Sweeping aside a century-old understanding and overruling two important precedents, a bitterly divided Supreme Court on Thursday ruled that the government may not ban political spending by corporations in candidate elections.
The ruling was a vindication, the majority said, of the First Amendment’s most basic free speech principle — that the government has no business regulating political speech.
So, the Court's view is that campaign finance regulation (at least the part addressed in yesterday's decision) is not constitutional. I am not a lawyer, but that view sounds right to me. Let's put aside the constitutional issue, however, and ask whether campaign finance regulation would be good policy if it were constitutional?
The standard argument for such regulation rests on four claims:
1. that spending by politicians affects their likelihood of election;Claims 1 and 2 are oft-overstated, but they probably have some validity.
2. that contributions to political campaigns affect the policies a politician supports;
3. that these influences on political outcomes are undesirable;
4. and that regulation successfully limits money’s influence on these outcomes.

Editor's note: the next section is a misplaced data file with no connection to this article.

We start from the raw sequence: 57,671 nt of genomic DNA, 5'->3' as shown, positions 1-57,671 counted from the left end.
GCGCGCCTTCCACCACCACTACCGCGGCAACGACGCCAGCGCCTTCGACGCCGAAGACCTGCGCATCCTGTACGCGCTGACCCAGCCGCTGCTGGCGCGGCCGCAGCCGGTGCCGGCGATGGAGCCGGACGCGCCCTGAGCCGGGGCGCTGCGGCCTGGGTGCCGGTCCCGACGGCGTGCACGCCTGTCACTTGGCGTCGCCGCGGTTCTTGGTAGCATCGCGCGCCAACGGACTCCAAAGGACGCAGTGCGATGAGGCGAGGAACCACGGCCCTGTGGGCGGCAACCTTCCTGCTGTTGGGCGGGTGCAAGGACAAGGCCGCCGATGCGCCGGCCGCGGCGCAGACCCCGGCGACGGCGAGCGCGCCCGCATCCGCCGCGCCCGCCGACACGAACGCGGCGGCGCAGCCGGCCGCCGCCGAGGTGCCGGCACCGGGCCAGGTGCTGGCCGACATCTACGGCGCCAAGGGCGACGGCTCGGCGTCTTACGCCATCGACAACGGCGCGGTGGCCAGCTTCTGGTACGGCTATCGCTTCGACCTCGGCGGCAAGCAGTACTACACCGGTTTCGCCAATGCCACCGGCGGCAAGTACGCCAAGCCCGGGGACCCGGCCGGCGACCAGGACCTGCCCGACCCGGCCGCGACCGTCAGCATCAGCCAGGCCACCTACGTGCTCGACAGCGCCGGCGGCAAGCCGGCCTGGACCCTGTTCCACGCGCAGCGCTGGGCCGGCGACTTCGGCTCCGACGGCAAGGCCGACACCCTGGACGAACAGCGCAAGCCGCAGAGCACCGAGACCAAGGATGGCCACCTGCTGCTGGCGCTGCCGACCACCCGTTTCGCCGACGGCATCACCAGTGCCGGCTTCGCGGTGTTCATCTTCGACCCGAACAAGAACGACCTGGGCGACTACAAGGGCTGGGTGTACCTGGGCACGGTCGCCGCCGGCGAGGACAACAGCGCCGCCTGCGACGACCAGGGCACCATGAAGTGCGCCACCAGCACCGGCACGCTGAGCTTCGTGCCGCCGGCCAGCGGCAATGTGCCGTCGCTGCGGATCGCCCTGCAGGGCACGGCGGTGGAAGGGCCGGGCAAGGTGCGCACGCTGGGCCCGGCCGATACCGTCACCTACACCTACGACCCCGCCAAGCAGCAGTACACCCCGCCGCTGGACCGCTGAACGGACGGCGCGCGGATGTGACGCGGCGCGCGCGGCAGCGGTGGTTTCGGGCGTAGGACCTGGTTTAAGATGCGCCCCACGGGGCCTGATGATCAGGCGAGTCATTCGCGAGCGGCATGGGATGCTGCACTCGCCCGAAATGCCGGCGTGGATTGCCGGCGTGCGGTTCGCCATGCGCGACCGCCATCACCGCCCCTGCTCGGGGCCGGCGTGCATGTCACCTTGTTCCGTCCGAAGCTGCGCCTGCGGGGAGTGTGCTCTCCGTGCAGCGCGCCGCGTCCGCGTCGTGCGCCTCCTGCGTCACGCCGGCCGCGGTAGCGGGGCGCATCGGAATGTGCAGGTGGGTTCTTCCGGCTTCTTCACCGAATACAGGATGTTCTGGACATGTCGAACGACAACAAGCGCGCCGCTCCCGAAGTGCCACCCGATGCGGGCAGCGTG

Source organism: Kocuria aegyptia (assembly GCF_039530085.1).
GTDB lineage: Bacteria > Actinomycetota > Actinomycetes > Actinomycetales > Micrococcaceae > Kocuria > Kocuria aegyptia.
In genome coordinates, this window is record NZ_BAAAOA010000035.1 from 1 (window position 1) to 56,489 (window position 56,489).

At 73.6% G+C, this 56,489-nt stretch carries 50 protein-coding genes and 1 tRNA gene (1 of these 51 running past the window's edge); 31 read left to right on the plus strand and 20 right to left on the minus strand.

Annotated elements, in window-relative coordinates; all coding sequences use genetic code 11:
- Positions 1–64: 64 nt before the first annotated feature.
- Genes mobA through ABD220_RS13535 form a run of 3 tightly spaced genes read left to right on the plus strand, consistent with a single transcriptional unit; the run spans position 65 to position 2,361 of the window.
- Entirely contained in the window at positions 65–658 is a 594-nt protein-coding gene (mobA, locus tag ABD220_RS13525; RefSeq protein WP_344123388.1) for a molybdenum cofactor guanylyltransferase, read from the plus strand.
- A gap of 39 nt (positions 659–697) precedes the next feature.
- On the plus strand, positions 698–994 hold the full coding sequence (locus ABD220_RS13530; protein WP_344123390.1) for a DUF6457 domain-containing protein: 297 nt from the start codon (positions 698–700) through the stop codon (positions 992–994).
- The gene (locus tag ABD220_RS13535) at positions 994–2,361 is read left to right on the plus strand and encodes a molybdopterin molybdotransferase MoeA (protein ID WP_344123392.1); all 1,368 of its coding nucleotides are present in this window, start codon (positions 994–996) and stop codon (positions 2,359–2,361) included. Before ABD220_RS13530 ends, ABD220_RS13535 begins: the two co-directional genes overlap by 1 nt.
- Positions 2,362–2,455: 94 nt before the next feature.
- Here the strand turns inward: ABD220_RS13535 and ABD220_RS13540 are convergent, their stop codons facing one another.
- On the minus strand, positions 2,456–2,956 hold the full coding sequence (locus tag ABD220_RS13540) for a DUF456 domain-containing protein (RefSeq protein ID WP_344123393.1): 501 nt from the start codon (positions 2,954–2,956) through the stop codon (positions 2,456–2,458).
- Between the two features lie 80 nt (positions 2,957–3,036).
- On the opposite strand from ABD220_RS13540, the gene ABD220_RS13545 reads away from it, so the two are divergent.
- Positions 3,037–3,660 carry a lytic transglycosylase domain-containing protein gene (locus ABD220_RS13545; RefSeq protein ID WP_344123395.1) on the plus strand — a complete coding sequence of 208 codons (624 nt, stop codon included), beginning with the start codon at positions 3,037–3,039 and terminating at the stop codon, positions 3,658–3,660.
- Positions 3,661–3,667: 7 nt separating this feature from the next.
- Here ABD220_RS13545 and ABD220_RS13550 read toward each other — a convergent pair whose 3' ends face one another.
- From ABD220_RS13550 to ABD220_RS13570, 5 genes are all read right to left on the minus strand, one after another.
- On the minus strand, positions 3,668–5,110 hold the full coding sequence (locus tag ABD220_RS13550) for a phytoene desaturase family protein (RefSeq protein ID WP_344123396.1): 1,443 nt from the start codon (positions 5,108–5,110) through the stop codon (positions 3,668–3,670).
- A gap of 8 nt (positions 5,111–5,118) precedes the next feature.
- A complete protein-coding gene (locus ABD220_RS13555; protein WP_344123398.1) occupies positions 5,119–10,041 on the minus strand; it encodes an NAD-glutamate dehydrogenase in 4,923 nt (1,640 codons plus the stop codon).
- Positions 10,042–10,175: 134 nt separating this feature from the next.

Claim 3, however, is probably backwards. Money lines up on one side of an issue because a larger economic pie supports that side. Special interests do support bad policies, including corporate welfare, tariffs and quotas, agricultural subsidies, wasteful weapons programs, and pork pork-barrel spending, but money often causes better policies, not worse; free trade is an excellent example.
Claim 4 is even less convincing: politicians and special interests can circumvent most regulation.
So, campaign finance regulation's main goal is not compelling, and the regulation does not achieve that goal anyway. Instead, the regulation protects incumbents and rewards politicians who exploit loopholes in the law. The Court's decision is good economics, as well as good law.